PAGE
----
Philosophical Views Comparison

Assignment: Philosophical Views Comparison

    I chose to write about Plato and Socrates and compare their philosophical views on love, methods of acquiring knowledge, and existence. In the fifth century B.C.E., the center of Western civilization was Athens, a city-state and a democracy. This period of time was some three centuries after the first Olympic Games and the start of alphabetic writing, and approximately one century before Alexander the Great demonstrated that it is possible to conquer the world or what passed for it then. Fifty thousand citizens of Athens governed the city and the city’s empire. Athenians did not settle disputes by brawling but rather by discussion and debate. Power was not achieved through wealth or physical strength or skill with weapons; it was achieved through words. Rhetoricians, men and women with superior skill in debate, created plausible arguments for almost
any assertion and, for a fee, taught others to do it too.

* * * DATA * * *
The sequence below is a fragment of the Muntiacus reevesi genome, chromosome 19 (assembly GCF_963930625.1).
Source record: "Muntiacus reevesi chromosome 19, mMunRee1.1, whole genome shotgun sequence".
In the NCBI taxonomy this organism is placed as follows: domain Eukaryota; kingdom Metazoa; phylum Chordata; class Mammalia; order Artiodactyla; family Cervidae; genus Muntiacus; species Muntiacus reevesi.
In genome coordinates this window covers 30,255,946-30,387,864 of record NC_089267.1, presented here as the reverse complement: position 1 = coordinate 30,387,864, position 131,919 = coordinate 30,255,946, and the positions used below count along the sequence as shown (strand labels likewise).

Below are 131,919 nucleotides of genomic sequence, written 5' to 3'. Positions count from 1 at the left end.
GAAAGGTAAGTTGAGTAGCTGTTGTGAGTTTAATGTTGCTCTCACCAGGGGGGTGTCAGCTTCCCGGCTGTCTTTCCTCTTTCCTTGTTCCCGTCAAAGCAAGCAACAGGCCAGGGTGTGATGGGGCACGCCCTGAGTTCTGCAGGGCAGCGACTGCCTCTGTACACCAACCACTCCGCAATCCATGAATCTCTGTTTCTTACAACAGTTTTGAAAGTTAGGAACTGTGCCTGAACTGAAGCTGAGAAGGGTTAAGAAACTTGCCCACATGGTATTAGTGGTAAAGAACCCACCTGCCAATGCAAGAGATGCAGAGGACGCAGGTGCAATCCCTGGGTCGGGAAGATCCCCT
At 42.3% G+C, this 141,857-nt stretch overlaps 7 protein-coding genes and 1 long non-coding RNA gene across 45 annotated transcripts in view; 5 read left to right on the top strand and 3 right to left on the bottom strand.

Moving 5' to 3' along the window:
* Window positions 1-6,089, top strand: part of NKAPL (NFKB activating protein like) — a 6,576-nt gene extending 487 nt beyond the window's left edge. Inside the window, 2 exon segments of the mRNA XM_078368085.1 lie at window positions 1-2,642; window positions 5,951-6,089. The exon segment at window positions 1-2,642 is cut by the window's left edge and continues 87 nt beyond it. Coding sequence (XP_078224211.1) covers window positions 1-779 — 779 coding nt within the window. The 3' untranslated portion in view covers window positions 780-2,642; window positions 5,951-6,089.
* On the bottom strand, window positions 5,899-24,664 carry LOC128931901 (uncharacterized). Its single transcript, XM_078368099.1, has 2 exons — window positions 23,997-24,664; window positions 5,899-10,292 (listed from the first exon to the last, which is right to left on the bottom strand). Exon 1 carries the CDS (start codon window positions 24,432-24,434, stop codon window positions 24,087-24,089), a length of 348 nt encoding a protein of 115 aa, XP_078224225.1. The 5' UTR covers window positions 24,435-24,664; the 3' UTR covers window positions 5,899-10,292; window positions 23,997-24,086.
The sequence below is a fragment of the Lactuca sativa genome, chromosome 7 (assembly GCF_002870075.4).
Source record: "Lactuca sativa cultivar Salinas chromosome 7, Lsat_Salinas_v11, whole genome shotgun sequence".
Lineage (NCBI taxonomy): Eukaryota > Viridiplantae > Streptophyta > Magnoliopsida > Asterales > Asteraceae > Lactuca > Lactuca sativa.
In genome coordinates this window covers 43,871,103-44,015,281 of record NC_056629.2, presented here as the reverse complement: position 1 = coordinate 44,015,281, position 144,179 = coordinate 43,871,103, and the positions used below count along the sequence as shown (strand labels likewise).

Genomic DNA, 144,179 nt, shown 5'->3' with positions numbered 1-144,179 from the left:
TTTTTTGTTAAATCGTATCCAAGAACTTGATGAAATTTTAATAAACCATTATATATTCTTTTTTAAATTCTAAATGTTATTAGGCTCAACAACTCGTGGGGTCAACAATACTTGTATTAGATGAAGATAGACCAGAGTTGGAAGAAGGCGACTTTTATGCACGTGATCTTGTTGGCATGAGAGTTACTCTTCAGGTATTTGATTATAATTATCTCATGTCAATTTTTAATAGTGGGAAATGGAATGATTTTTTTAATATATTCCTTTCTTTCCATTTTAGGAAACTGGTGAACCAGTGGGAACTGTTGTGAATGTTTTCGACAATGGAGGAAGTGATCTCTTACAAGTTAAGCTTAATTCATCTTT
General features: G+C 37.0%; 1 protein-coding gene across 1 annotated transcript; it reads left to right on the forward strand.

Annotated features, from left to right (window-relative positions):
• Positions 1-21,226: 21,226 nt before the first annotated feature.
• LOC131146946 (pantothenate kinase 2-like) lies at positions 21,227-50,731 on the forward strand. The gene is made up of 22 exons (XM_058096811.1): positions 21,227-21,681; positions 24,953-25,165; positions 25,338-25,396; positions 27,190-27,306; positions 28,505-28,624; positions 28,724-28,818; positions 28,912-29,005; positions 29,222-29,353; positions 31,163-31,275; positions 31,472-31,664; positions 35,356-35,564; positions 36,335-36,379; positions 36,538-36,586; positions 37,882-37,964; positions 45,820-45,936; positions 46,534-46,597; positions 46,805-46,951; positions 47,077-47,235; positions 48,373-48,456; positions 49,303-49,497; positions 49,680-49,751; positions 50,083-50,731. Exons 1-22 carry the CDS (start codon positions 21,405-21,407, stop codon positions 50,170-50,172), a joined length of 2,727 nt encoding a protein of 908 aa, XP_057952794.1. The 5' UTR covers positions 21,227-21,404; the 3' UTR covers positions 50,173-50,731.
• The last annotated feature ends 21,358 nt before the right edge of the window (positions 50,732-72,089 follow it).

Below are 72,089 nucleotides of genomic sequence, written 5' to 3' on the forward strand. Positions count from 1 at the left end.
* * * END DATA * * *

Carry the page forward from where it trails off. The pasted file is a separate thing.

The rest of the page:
At the same time in the fifth century B.C.E., there also lived a stonemason with a muscular build and a keen mind, Socrates. He wrote nothing, but we know quite a bit about him from Plato’s famous dialogues, in which Socrates almost always stars. Socrates did not merely engage in sophistry he was not interested in arguing
simply for the sake of arguing he wanted to discover something important, namely, the essential nature of knowledge, justice, beauty, goodness, and, especially, traits of good character such as courage. The method of discovery he followed bears his name, the Socratic Method. To this day, more than twenty centuries after his death, many philosophers equate proficiency within their own field with skill in the Socratic (or dialectic) method. The method goes like this: Suppose you and Socrates wish to find out what knowledge is. You propose, tentatively, that knowledge is strong belief. Socrates
then asks if that means that people who have a strong belief in, say, monsters must be said to...